As I have written in earlier posts, the date was set in December for me to be tested to be an aviation airframe mechanic. As the title of this post implies, I have the great pleasure to pronounce that I took the test and passed it which I am both very excited and relieved about. This means that I have passed every form of criteria to be able to work as a mechanic on airplanes! This is probably the biggest stepping stone thus far in the journey to live and work with aviation mission in the future.
Now when I’ve already told you the best part of the story, I would still like to talk a bit more about the couple weeks leading up to this test. To say the least I really felt the pressure to really do well on this test. Perhaps it is that I have high expectations on myself and my slight tendency to be a perfectionist when it comes to these things that made this burden build up. However, I think I used this attitude to my advantage so that I wouldn’t settle for something that would only just be “good enough”, but to really dedicate myself to know everything I could both to pass this test, but to also be a proficient mechanic. As I was approaching few days just before the test, I constantly came to think of different things in many subject areas that I felt I still had to read up on. Even the night before the test, feelings of slight panic would take hold of me when I remembered something I should look up in my textbook that the examiner may ask about. I started realizing that the goal to know everything is unreasonable. I had to accept that there would perhaps be some questions I would be asked that I would not be able to answer. Somewhere I could not let my perfectionist me drive me to exhaustion because of minute details that I would not likely be tested on. Even though it was hard to do, I at some points had to lay the books aside and just trust in God that I already had studied the things I was supposed and needed to know.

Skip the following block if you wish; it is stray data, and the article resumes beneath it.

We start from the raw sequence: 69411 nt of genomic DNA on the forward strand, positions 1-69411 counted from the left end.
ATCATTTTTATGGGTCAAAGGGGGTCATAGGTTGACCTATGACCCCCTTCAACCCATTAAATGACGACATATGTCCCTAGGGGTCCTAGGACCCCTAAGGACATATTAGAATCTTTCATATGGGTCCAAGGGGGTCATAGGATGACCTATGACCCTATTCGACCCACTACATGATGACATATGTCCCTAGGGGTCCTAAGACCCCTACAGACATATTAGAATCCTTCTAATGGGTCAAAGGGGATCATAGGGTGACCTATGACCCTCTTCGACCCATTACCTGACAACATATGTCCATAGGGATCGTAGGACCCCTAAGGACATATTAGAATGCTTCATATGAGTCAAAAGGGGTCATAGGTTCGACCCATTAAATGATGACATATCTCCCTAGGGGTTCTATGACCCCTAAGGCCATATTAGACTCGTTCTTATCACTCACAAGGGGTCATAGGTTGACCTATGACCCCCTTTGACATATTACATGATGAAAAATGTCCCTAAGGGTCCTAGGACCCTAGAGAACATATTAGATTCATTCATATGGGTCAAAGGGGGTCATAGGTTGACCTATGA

So how did I prepare for this test? The oral and practical test consists of 29 subject areas where for the oral portion you get four questions from each subject and you must pass with a minimum score of 75% on each subject. This means that one must be well studied on every area. The practical test consists of randomly selected projects from only some of the subject areas, so not very much specific preparation could be done there. It turned out to be a good time for me to test when I did because all other classes had ended the week before and now I could have my instructors teach me on my weaker subjects one on one. This proved to be very effective in comparison to me looking up information in a textbook. Some of my classmates were testing a few days before me, so I got together with a couple of them to recap together. Without the help from these people in my immediate surrounding I do not think I would have done as good as I did in the end.
When finally the test day came, I must admit that I was very nervous as I drove my friend’s car to school, but I knew it was too late to worry about if I had studied enough or not. From there on and out I could only rely upon what I had learned up to that point. Maybe it is strange, but for me it is easier to relax in circumstances that I know I cannot do anything further to change the situation. From that point there is only one thing to do: To run the race as well as I can and take it as it comes. Besides, it had started snowing a couple nights before and it came as another encouragement from God as He blessed me by letting me behold such beauty.